The Agony House
by Cherie Priest
Our Rating: ⭐⭐⭐⭐ (4 out of 5 stars)
Reviewed by: Melody Smith
Denise Farber has moved back to New Orleans with her mom and step-dad. The small family left when Hurricane Katrina hit Louisiana and have returned, hoping to turn an old large house into a Bed and Breakfast. The neighbors think of Denise’s family as gentrifiers, those of medium to high income that move into low-income neighborhoods hoping to attract new business, but Denise disagrees with this statement. Not only are they scraping by with takeout every night and a small loan that comes from the bank with each fix-up, but the house is falling apart at the seams; nothing works, the dirty wallpaper won’t come off, and there is a nest of wasps in the room where they keep their microwave. The unexplained footsteps and noises are a little more out of the ordinary and only adds to their woes, but the longtime rumor of a dead body in the walls holds the interest of many in St. Roch. It isn’t until Denise and her newfound friend Terry find an unpublished comic in the attic that she realizes something truly sinister is lurking within their house. The answers to the odd things happening to her and her family may lie in the lost, final project of a famous artist who disappeared in the 1950s.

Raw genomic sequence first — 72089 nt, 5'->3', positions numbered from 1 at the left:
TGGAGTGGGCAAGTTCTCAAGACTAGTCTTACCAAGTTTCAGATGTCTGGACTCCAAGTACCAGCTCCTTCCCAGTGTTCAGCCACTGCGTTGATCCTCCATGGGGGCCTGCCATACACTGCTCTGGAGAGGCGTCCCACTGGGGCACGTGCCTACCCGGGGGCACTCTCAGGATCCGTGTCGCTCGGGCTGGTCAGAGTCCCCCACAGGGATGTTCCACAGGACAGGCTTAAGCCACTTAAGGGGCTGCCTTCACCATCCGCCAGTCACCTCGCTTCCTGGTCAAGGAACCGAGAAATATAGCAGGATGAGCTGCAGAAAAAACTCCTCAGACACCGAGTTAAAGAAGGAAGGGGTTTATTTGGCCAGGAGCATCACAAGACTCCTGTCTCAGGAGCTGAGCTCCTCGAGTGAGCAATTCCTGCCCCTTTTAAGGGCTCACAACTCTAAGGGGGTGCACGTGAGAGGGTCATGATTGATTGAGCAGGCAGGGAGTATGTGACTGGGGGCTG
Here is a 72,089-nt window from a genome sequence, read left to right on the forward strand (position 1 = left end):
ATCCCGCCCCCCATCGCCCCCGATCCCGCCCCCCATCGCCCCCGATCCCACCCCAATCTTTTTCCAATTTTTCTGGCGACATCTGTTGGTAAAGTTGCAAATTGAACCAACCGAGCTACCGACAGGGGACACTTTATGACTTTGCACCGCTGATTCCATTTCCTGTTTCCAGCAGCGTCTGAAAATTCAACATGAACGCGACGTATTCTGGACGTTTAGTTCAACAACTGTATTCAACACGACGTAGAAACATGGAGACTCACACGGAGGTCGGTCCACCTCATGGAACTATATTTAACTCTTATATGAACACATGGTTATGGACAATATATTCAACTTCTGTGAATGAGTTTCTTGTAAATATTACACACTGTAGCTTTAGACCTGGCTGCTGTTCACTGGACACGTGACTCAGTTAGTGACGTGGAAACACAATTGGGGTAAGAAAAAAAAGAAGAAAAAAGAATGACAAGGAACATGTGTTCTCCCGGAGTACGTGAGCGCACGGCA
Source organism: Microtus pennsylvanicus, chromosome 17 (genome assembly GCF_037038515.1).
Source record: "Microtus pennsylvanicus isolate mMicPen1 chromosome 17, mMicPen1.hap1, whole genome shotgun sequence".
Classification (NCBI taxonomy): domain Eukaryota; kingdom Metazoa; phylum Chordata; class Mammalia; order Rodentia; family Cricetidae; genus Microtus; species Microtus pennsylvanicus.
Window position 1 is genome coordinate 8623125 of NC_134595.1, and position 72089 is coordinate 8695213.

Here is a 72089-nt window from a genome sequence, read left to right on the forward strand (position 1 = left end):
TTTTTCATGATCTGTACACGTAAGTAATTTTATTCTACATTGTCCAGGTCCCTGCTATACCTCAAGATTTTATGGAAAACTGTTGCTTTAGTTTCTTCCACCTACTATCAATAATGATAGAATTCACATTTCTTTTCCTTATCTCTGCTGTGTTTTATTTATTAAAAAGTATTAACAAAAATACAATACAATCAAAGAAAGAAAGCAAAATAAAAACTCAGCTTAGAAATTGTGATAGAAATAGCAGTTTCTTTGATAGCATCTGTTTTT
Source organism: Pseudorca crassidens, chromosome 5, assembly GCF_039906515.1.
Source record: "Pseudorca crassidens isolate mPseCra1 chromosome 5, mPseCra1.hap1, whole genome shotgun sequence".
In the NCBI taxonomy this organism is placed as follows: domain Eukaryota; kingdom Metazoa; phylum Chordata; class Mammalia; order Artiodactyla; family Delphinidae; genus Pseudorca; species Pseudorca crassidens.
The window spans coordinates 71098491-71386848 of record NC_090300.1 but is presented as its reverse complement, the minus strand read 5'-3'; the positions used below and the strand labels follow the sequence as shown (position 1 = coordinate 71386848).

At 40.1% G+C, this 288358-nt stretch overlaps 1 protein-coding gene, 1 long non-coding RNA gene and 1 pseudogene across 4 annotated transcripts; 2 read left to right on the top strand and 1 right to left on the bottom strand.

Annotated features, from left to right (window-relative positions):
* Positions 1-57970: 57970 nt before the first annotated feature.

The comic the main character reads throughout this story is illustrated in the book, for those who enjoy graphic novels just as much as they do regular novels. While you are reading about how Denise is faring in this new neighborhood in a familiar city in a creepy old house, you are also putting together the pieces of a mystery and following a female detective as she saves her boyfriend from a vampire. It isn’t your everyday ghost story that makes it hard to sleep at night and makes you sweat with each turn of the page, but it gives you just enough of a scare to keep you interested in how it will turn out. The characters, both alive and dead, are all really well developed and have their own perks, quirks, and goals.
I had no issues at all remaining interested in this story and the ending was satisfying. One can appreciate the nod to important topics like race and feminism without making it so much of a focus that it takes away from the main ghostly plot. I recommend The Agony House to readers of all ages and anyone who enjoys a good adrenaline rush without sweating from absolute terror, as well as anyone who can’t decide between pictures and words for their next read.